Water

Sustainability – the critical key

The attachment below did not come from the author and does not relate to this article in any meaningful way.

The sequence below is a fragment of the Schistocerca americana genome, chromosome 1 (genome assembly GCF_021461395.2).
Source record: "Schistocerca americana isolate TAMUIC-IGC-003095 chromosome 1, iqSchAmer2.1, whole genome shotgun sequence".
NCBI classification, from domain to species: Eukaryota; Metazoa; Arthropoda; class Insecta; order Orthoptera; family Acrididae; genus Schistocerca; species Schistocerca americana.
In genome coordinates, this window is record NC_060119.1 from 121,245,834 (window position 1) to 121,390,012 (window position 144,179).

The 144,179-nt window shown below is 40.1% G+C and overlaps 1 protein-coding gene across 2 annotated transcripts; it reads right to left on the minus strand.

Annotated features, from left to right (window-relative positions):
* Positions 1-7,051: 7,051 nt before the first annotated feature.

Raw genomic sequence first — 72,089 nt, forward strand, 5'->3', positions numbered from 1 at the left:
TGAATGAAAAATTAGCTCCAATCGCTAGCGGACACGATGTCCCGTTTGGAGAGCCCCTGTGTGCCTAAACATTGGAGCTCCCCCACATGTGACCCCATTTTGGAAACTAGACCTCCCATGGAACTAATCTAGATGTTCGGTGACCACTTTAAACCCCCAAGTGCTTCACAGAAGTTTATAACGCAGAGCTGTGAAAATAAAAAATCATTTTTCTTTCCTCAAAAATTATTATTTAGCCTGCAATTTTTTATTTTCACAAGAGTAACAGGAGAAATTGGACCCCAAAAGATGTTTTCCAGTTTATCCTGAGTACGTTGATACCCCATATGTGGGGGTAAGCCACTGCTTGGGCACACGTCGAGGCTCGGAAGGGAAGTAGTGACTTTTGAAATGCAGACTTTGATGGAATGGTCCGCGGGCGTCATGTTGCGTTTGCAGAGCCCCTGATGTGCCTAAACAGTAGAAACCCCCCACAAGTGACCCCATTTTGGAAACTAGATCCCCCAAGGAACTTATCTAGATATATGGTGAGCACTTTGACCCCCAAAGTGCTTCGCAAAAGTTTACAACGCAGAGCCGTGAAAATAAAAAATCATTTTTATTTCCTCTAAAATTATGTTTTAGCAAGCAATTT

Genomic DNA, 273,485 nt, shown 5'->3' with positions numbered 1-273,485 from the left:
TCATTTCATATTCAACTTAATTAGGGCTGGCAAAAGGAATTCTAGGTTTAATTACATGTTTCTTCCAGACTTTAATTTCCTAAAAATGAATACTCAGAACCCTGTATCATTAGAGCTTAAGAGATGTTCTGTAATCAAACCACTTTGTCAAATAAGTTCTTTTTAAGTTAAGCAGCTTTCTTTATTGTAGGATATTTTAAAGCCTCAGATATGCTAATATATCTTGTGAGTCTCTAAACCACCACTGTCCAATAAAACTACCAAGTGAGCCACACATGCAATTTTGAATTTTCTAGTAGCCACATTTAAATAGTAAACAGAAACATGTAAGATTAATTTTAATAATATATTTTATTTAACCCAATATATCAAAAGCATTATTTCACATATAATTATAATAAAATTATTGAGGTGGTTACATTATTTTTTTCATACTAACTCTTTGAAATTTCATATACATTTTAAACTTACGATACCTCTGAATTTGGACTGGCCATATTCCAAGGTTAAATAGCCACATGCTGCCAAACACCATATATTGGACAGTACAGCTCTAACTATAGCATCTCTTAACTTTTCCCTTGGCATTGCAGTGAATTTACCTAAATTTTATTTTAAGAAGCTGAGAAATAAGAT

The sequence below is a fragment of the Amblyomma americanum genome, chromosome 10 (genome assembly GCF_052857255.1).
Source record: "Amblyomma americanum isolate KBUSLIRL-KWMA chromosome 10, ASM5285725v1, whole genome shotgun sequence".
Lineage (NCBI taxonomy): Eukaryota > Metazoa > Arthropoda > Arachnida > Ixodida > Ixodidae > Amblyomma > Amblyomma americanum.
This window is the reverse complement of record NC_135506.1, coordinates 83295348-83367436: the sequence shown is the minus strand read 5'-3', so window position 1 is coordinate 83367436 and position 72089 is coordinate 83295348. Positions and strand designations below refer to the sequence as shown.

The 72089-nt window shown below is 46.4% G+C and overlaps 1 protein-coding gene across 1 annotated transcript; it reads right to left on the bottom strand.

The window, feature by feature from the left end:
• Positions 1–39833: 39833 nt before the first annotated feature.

27/05/2014 | There is one topic above all others which has a relevance in any country of the world. In some it is a priority and in others less so. It is sustainability. This topic - the delicate balance between people and their environment – is more critical than ever to our survival. In history, where sustainability failed, the consequences were devastating. The UK Bathroom Industry has recognised for a long time that it has a responsibility to ensure that its products are the most water and energy efficient and in less than a decade the product portfolios of members of the BMA have been completely overhauled. Bathroom products are now more sustainable than ever. We have seen some interesting and quite major breakthroughs recently and many of the products installed in today’s bathroom have been affected. WCs, with super-efficient flush, are now common place. Effective flush volumes of an average 3 litres are available at great prices. Taps with built in eco-click and thermo regulating valves are freely available. These not only save water but save energy and are ultra-safe in the family bathroom. Eco-friendly shower controls and shower heads have enjoyed massive growth over the last few years. These, like click-taps, show huge savings in both water and energy consumption. And today, comfortable baths with a capacity of just 130 litres (compared with the former standard of 200 litres) are readily available. But how would a prospective bathroom buyer choose the very best bathroom to suit their requirements? “They need the tools to do the job,” says Yvonne Orgill, chief executive of the BMA. “Our staff, based in low carbon offices at Keele University Innovation Centre, have worked hard recently to develop The Water Label and the Water Efficient Product Labelling Scheme. The Water Label has grown rapidly from a germ of an idea to a benchmark scheme which is now being copied in Europe and wider afield. The web-enabled database holds the details of over 1500 water efficient bathroom products which, by default, have the lowest carbon footprint. Over 1100 stockists have registered their details with the scheme at www.water-label.eu The Water Label, which is designed to educate the public in a similar way to the familiar energy label found on white goods, clearly shows the volume of water that the product will consume if installed according to the manufacturer’s instructions’. The product data stored in the database has now been put to good use in the accompanying Water Calculator which is designed to make it easier for developers and builders to meet the new water-efficiency requirements of Part G of the Building Regulations and the Code for Sustainable Homes. The calculator was designed and developed by the BMA in association with Waterwise East. The Water Calculator at www.thewatercalculator.org.uk is the first of its kind and includes water-consumption information so that builders and developers can simply select from a drop-down menu of products to calculate the water consumption of a property. The tool auto-completes the calculations enabling quick and easy specification without the hassle of gathering data from product manufacturers. The results can then be printed off to give to Building Control inspectors and others involved in the assessment process. Members of the Bathroom Manufacturers Association have been encouraged by the very positive reaction to their work in developing The Water Label and The Water Calculator. The bathroom industry is playing its part in the push for a more sustainable future.

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